well with pink bucket in a rope

What EWB NL discovered at PendaMboko

Around the onset of spring of 2023, volunteers of Engineers without Borders – Netherlands (EWB-NL), Eric van der Tas and David Agoungbome, traveled to Cameroon to perform a feasibility study for a potential drinking water and sanitation project in PendaMboko. Located in the southwest of Cameroon,
PendaMboko is part of the rural sector in Bona Lea municipal council of the Littoral region in Cameroon with a sizable population of approximately 30,000 people.

The village of PendaMboko faces an acute problem of lack of drinking water. What’s alarming is that the village has multiple sources from where locals source water – natural sources such as springs, swamps, rainwater, and the Mungo River, as well as borewells and dug wells. Borewells are used for fetching
water from aquifers located 60 meters below surface level while dug wells are wells dug by a shovel to reach the phreatic groundwater table.

However, these sources are not uniformly treated and hence unfit for drinking purposes. Most of the natural sources provide water fit for washing and cleaning, while the borewells and dug wells have iron and concrete depositions in the pipelines that often contaminate the water fetched. While there are
several areas where the boreholes function well, using a hand pump that has been properly sealed above surface level, it is found that the current provision of drinking water supply is inadequate.

What’s more, this has led to the prevalence of three water borne diseases – typhoid, cholera, and parasitic worms, among the locals. These diseases are exacerbated by poor sanitation – our volunteers discovered that latrines are often built very close to the dug wells and are not deep enough (less than 10
meters). This has caused the ground water to rise to surface level and mix with the wastewater from the poorly planned latrines. It has also been seen that washing hands with soap is not a habit commonly used among the locals. While the local health center regularly educates the locals on sanitation guidelines, the adoption of these guidelines is not actively observed.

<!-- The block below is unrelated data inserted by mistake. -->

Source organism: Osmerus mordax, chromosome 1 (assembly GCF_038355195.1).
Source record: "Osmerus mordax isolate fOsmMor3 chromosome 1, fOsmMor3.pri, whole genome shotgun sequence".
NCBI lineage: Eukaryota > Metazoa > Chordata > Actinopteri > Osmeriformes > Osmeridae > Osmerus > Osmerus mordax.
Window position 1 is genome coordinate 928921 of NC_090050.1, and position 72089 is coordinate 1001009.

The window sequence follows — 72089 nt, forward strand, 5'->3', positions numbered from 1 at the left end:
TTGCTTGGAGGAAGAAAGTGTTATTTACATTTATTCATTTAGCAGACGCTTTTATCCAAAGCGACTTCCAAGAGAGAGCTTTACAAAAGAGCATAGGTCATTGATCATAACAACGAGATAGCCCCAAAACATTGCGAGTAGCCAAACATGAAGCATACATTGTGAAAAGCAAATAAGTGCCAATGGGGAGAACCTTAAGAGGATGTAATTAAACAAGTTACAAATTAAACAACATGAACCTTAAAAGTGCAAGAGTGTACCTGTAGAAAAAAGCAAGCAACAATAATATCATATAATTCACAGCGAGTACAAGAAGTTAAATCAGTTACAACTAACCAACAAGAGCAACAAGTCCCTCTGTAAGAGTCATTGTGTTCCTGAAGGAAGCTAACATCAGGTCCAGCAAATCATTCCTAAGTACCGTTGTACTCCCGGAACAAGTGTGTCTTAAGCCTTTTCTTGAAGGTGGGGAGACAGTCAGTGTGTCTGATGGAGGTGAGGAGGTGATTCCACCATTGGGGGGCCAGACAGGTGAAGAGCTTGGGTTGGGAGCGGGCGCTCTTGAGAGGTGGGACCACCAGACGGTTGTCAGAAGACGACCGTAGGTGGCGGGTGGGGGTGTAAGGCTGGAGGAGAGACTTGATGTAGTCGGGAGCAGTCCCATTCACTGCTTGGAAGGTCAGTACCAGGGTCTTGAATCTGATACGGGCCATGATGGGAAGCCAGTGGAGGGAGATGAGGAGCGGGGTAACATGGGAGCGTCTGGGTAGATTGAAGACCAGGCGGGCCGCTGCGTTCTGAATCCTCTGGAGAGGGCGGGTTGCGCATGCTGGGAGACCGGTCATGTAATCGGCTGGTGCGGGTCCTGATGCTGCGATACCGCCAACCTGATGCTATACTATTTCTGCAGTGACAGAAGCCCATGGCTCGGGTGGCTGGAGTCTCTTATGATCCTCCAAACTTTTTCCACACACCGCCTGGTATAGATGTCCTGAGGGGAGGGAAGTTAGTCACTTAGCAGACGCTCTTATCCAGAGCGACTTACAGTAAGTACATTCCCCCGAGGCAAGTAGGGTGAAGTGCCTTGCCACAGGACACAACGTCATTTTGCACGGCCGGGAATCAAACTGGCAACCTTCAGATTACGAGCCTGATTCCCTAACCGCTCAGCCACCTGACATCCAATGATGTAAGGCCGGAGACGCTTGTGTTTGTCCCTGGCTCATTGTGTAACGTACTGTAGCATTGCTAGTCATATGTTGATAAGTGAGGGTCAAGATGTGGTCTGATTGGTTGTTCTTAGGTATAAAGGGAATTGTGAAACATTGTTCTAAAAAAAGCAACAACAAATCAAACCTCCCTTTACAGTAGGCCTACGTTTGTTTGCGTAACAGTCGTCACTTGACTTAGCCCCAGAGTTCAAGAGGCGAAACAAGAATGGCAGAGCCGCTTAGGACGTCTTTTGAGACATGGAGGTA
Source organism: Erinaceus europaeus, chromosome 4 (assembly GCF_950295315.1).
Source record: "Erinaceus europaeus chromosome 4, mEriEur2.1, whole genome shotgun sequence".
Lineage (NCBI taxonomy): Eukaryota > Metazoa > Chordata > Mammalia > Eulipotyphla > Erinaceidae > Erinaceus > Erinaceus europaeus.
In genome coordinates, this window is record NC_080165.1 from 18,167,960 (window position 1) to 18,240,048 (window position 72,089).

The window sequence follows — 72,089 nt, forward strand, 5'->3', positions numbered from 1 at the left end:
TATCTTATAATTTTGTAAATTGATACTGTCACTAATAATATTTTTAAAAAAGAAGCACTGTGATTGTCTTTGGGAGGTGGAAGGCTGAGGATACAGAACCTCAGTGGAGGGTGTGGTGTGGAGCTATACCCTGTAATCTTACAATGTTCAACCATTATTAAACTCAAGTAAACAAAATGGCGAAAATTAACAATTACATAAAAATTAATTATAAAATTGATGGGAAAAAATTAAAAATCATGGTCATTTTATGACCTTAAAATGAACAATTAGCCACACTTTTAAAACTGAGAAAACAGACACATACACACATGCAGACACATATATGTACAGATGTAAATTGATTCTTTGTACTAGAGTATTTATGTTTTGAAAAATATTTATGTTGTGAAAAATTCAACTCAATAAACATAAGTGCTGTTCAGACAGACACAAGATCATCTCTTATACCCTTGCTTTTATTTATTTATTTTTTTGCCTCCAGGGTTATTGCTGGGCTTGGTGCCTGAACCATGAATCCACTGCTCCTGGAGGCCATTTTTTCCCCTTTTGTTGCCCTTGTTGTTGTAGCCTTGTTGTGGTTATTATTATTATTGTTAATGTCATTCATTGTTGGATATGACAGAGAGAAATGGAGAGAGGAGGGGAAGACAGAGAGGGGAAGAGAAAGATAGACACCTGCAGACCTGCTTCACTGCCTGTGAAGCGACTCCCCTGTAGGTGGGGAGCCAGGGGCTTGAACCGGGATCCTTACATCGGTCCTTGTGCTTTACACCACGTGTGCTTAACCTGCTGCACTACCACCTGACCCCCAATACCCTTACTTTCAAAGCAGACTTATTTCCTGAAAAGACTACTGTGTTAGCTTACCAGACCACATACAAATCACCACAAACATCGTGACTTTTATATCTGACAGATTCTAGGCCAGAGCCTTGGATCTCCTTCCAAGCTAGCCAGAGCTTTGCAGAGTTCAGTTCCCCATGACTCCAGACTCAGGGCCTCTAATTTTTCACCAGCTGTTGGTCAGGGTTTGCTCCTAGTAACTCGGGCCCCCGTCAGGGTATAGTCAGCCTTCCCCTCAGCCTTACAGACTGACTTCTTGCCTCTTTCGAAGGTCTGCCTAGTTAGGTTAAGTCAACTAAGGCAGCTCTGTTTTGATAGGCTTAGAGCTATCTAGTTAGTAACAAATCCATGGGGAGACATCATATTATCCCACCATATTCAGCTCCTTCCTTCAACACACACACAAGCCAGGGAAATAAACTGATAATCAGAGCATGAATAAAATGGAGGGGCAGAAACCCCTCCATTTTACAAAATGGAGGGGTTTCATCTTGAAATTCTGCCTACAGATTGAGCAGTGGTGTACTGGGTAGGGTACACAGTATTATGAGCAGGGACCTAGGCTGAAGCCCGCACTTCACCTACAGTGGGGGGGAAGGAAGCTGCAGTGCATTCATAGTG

The locals have a few ways in which they treat water. Most common being boiling water on wood stoves to make it drinkable. There is also chemical treatment – one dug well belonged to a household where they use Calcium Hypochlorite to disinfect the water. However, instead of sourcing the water and then adding the chemical, they add the chemical directly to the well, making it hard to determine the exact concentration due to groundwater flow, absorption, etc. Another household has resorted to physical treatment where they first treat the water with a ceramic filter along with an active carbon filter.

Kids pumping water from a well

While these methods have alluded to partial drinkability, not one of these are scaled to cover the village nor are they effective and full proof. Therefore, on analyzing the on-ground situation, our EWB-NL volunteers have proposed a comprehensive water treatment solution that uses the current resources – both natural and man-made. EWB-NL has ample experience within rural Africa in tackling water quantity and water quality problems. Our volunteers work with low, middle and high hanging fruit, which implies that most changes suggested by EWB-NL require local labor and the use of locally available materials specially in the initial phases of a project. They develop a workable approach for all stakeholders where the local communities can maintain the new situation in the long run.

Therefore, in PendaMboko as well, they will begin with a small investment of 1000 – 1500 Euros, that shall be paid in half by the local water committee and stakeholders and the other half by EWB-NL. These funds will be used to set up the new water system. Once the system has been setup, its maintenance must be carried out on a regular basis by the locals. It is also imperative that the local community contributes to the costs of construction and repairs which in turn will help in creating a feeling of ownership that will be crucial for the maintenance of the newly installed or repaired water supply system. The support of regional chiefs in the target region is also key for a successful implementation and successful sustainable and maintainable water system.

EWB-NL looks forward to implementing the solution that will involve rehabilitating existing pipeline, reinstalling the reservoir system and protecting the water sources from contamination. Once established, our volunteers will proceed to train personnel in operation and maintenance and install a sustainable ownership model.